Geschwindigkeit

Composition

for big band (2017)
with or without the 1963 short film of the same name by Edgar Reitz
15 minutes | no.52

Geschwindigkeit – German for “Velocity” – may be performed as an autonomous composition, or in combination with the short film of the same name by Edgar Reitz.

Made in 1963, this nonverbal black-and-white motion picture is a cinematographic exploration, ignoring traditional techniques of narrative filmmaking. It eschews a traditional scenario or screenplay in favour of a score, as if a musical composition. Containing a total of 347 consecutive shots, it dictates concurrent parameters, such as image description, image dynamic (movement of the camera and/or the camera operator), speed, panning, intensity, contrast, brightness, amount of frames, and ultimately, duration, measured down to the millisecond.

The film opens with tranquil elements shot in nature: the glistening surface of the sea, the rigidity of cairns and quarries, foliage slowly waving its leaves. Gradually more rapid movement is introduced: a falling stone, birds flying by, waves crashing on rocks. All of a sudden a gasholder appears; from that moment the film confronts the viewer with bridges, harbours, cranes, construction sites, and countless other industrial images. Once we enter this world of technological innovation, there seems to be no way back. Both the rhythm and the tempo of the images get faster and faster, to the point that a “long ride in a fast machine” gets squeezed into a mere few seconds. The film ends with the ironic consequence of uncontrollable acceleration: ultimately the images flash by so quickly that they become completely static. At this point our eyes and brains fail to register details: in the end we are left with the blinding white radiance of the empty projection screen.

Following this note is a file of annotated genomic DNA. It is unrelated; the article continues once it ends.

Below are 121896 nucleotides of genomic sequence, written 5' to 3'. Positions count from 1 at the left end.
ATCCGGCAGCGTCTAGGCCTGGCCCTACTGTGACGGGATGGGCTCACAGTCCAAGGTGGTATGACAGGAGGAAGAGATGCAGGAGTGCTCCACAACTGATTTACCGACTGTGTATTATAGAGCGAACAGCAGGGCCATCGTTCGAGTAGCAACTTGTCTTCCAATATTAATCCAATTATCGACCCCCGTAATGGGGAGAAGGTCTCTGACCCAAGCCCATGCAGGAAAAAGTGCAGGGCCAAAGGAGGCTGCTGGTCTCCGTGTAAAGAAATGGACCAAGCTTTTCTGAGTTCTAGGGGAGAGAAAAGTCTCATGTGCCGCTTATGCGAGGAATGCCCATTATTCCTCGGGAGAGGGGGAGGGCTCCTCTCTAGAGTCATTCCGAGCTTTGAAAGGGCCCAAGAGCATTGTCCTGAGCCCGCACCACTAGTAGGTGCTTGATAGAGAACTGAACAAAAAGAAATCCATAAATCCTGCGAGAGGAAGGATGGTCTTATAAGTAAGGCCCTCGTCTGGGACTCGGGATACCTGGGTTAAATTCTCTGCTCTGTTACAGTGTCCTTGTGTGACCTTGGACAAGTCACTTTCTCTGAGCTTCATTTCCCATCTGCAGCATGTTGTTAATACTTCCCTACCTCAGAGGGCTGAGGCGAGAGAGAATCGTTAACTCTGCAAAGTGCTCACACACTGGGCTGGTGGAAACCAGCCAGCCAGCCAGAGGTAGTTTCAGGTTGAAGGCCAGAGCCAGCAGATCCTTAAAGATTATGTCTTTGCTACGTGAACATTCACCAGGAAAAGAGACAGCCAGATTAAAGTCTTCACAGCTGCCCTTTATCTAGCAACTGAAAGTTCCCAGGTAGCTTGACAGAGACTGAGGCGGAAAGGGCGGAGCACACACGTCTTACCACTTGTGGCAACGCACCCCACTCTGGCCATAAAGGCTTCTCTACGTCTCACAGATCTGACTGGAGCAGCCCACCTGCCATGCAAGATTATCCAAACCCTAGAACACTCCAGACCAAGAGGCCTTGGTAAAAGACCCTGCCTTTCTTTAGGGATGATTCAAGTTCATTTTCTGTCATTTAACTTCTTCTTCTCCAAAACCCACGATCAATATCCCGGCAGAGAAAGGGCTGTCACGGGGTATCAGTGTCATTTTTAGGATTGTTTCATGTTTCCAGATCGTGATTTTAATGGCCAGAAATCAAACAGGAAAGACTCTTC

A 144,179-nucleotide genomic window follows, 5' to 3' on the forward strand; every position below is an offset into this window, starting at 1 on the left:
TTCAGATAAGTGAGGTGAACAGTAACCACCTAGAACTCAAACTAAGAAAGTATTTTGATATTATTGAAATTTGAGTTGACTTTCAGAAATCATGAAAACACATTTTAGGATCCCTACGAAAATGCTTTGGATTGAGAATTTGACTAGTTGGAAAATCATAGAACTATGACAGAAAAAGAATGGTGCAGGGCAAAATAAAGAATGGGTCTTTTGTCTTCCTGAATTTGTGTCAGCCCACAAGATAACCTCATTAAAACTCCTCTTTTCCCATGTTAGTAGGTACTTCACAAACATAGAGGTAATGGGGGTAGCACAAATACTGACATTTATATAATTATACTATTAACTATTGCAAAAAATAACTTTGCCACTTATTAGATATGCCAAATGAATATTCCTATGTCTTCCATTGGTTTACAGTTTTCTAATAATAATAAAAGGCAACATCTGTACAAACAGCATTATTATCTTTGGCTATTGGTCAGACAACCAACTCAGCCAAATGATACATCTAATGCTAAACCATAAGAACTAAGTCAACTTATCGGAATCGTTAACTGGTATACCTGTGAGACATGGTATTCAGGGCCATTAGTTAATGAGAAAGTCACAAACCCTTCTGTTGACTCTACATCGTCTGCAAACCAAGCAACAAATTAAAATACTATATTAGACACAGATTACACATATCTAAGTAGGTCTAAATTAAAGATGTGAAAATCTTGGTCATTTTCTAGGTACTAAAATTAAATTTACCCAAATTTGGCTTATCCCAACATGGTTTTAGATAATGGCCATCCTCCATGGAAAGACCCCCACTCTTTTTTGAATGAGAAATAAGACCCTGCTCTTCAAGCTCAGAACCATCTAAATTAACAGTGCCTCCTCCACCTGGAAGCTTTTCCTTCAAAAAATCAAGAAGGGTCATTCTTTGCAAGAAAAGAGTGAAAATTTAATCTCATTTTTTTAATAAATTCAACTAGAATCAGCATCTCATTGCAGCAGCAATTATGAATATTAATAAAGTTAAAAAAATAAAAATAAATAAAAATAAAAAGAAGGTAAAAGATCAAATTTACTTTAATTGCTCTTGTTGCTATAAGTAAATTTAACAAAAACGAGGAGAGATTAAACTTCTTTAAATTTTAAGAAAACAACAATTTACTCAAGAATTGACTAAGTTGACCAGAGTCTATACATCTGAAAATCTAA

Geschwindigkeit focuses on the notion of velocity in a post-war era, and, more specifically, on the increasing awareness of accelerating time. Of all disciplines in art, the medium of film – because of its technical possibilities – and that of music are by far the most ideal and convincing means to an end in depicting speediness. To combine the two results in a sensory experience that is greater than the sum of its parts.



Scoring

soprano sax 1, soprano sax 2, alto sax, tenor sax, bass clarinet
picc trumpet, trumpet 1-2-3-4
trombone 1-2-3-4, bass trombone
marimba (also glockenspiel & bongos), vibraphone
piano, jazz guitar, bass guitar

written for

David Kweksilber Big Band

with financial support from

Performing Arts Fund NL

dedicated to the memory of

my father

première

31 December 2017
BIMHUIS, Amsterdam (Netherlands)
David Kweksilber Big Band
Richard Rijnvos (conductor)



Picture
Picture
Picture
Picture


Audio Fragments

Performance

David Kweksilber Big Band
Richard Rijnvos - conductor

recording

31 December 2017, BIMHUIS, Amsterdam (NL)
(reproduced with permission)


Geschwindigkeit

excerpt 1

Geschwindigkeit

excerpt 2

Geschwindigkeit

excerpt 3



Score Excerpts